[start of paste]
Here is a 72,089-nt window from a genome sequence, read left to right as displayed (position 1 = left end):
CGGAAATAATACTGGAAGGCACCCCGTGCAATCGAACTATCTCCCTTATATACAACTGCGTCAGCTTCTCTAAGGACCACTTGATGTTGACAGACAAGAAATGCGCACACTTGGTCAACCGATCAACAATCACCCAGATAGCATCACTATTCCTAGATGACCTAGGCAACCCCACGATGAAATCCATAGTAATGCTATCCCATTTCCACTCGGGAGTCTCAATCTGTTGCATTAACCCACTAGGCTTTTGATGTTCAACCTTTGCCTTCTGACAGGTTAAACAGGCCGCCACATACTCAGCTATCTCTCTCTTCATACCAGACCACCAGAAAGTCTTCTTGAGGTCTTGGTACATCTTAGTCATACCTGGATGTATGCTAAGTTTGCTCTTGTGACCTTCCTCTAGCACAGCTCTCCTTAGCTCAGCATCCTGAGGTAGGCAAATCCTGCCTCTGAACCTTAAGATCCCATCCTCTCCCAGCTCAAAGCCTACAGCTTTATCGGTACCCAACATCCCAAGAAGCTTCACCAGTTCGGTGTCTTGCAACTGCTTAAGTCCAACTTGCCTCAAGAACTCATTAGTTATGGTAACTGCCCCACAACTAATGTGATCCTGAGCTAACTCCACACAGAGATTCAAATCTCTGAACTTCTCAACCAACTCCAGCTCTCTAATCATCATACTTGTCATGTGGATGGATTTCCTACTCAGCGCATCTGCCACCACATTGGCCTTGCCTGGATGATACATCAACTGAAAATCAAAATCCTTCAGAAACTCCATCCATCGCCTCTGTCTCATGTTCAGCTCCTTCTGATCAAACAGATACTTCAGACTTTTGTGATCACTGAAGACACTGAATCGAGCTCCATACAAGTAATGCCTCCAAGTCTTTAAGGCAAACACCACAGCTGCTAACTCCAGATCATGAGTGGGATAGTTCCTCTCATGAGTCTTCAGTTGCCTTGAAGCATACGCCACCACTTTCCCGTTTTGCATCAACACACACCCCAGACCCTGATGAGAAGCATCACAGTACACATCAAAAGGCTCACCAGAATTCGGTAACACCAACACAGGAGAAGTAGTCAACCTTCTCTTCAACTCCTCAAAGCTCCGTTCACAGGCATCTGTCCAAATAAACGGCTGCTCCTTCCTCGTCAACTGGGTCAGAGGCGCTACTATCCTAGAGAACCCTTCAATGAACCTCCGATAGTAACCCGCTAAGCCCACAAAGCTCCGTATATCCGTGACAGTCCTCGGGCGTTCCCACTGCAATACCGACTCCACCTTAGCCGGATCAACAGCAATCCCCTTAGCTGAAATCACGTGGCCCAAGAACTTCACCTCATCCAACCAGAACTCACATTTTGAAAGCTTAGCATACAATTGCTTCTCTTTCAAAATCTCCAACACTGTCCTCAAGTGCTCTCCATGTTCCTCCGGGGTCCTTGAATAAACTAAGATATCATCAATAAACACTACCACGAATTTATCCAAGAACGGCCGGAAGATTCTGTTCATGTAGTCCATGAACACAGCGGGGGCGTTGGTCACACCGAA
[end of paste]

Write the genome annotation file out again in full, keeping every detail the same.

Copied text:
Here is a 72,089-nt window from a genome sequence, read left to right as displayed (position 1 = left end):
CGGAAATAATACTGGAAGGCACCCCGTGCAATCGAACTATCTCCCTTATATACAACTGCGTCAGCTTCTCTAAGGACCACTTGATGTTGACAGACAAGAAATGCGCACACTTGGTCAACCGATCAACAATCACCCAGATAGCATCACTATTCCTAGATGACCTAGGCAACCCCACGATGAAATCCATAGTAATGCTATCCCATTTCCACTCGGGAGTCTCAATCTGTTGCATTAACCCACTAGGCTTTTGATGTTCAACCTTTGCCTTCTGACAGGTTAAACAGGCCGCCACATACTCAGCTATCTCTCTCTTCATACCAGACCACCAGAAAGTCTTCTTGAGGTCTTGGTACATCTTAGTCATACCTGGATGTATGCTAAGTTTGCTCTTGTGACCTTCCTCTAGCACAGCTCTCCTTAGCTCAGCATCCTGAGGTAGGCAAATCCTGCCTCTGAACCTTAAGATCCCATCCTCTCCCAGCTCAAAGCCTACAGCTTTATCGGTACCCAACATCCCAAGAAGCTTCACCAGTTCGGTGTCTTGCAACTGCTTAAGTCCAACTTGCCTCAAGAACTCATTAGTTATGGTAACTGCCCCACAACTAATGTGATCCTGAGCTAACTCCACACAGAGATTCAAATCTCTGAACTTCTCAACCAACTCCAGCTCTCTAATCATCATACTTGTCATGTGGATGGATTTCCTACTCAGCGCATCTGCCACCACATTGGCCTTGCCTGGATGATACATCAACTGAAAATCAAAATCCTTCAGAAACTCCATCCATCGCCTCTGTCTCATGTTCAGCTCCTTCTGATCAAACAGATACTTCAGACTTTTGTGATCACTGAAGACACTGAATCGAGCTCCATACAAGTAATGCCTCCAAGTCTTTAAGGCAAACACCACAGCTGCTAACTCCAGATCATGAGTGGGATAGTTCCTCTCATGAGTCTTCAGTTGCCTTGAAGCATACGCCACCACTTTCCCGTTTTGCATCAACACACACCCCAGACCCTGATGAGAAGCATCACAGTACACATCAAAAGGCTCACCAGAATTCGGTAACACCAACACAGGAGAAGTAGTCAACCTTCTCTTCAACTCCTCAAAGCTCCGTTCACAGGCATCTGTCCAAATAAACGGCTGCTCCTTCCTCGTCAACTGGGTCAGAGGCGCTACTATCCTAGAGAACCCTTCAATGAACCTCCGATAGTAACCCGCTAAGCCCACAAAGCTCCGTATATCCGTGACAGTCCTCGGGCGTTCCCACTGCAATACCGACTCCACCTTAGCCGGATCAACAGCAATCCCCTTAGCTGAAATCACGTGGCCCAAGAACTTCACCTCATCCAACCAGAACTCACATTTTGAAAGCTTAGCATACAATTGCTTCTCTTTCAAAATCTCCAACACTGTCCTCAAGTGCTCTCCATGTTCCTCCGGGGTCCTTGAATAAACTAAGATATCATCAATAAACACTACCACGAATTTATCCAAGAACGGCCGGAAGATTCTGTTCATGTAGTCCATGAACACAGCGGGGGCGTTGGTCACACCGAA